Schools can use extra jingle


The Mirror

Well, the holidays are over, so let's think about something uplifting: Bills.

Sally McLean, Federal Way Public Schools' financial officer, has been thinking about the bill for the 2005-06 school year. She expects it's going to be tougher to pay than the one for the current year.

For one reason, the school district took advantage of a rare chance to raise the levy lid on property owners for the 2004-05 academic year. The Legislature allowed schools and other taxing districts to increase the lid –– what's charged per thousand dollars –– above what had been allowed. The district used that chance to supply the budget, which still didn't have enough for some programs like outdoor education, and to amend a shortfall.

In the next year, the district will have to contend with rising costs, including an increase to the district's pension program, and not have an increase in revenue like it experienced this year.

Recently, Governor Gary Locke released his proposed state budget for the 2005-07 biennium. He proposed $11.6 billion for basic education over those two years. He also called for increases to K-12 education, including cost-of-living raises for teachers and money for reducing class sizes. Both issues, approved as initiatives by voters, have been stalled by the Legislature.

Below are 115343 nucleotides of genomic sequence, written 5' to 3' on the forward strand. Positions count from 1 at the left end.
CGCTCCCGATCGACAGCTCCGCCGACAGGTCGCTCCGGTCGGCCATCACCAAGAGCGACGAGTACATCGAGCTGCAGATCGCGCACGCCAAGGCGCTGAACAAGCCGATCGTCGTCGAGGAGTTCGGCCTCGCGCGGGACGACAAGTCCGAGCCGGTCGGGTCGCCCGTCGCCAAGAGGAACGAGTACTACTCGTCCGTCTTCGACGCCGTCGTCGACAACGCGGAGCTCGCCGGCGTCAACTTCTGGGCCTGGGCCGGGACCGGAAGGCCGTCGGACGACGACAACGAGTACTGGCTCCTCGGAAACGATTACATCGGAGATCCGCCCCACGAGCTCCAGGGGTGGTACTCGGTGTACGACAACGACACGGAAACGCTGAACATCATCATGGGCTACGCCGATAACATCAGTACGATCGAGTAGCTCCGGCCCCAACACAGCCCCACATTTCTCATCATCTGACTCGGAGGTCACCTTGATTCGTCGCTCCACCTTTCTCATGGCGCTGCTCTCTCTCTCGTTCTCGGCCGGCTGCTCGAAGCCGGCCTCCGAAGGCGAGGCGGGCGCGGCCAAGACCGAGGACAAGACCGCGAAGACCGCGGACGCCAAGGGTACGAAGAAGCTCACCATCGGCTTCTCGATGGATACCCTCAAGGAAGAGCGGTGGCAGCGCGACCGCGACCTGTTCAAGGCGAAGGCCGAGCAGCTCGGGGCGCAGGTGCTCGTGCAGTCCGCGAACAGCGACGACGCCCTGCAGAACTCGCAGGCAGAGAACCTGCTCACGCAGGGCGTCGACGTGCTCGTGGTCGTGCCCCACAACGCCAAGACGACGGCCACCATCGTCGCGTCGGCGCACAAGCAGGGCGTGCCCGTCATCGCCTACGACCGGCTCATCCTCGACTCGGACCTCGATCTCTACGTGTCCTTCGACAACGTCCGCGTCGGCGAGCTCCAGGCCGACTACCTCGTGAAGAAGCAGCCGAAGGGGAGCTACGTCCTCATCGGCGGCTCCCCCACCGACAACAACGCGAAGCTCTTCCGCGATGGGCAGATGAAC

Locke proposed new taxes on liquor, beer, wine and soda –– estimated at more than $500 million –– to pay for some of these increases.

State Superintendent of Public Instruction Terry Bergeson said she appreciated Locke's support of education and proposing the new taxes to fund items that have been looked over in the recent past.

"However, most of the proposed additional educational support relies on new revenue," Bergeson said. And Locke is not going to be in office when the future budget is debated in Olympia.

"We've always treated (the governor's proposed budget) as the high-water mark," McLean said. But with Locke leaving office, it's hard to say how much of his proposal will actually become reality.

"It will be an interesting (legislative) session," McLean said.

The Legislature convenes Jan. 10.

Along with the usual politicking that goes on during budget season is the fact several school districts, including Federal Way, have filed a lawsuit against the state demanding that special-education be fully funded. The districts argue the state constitution and previous case law puts them in the right for requesting full funding.

Districts do get some money for special education, but also use money collected from local property taxes.

Staff writer Mike Halliday: 925-5565,

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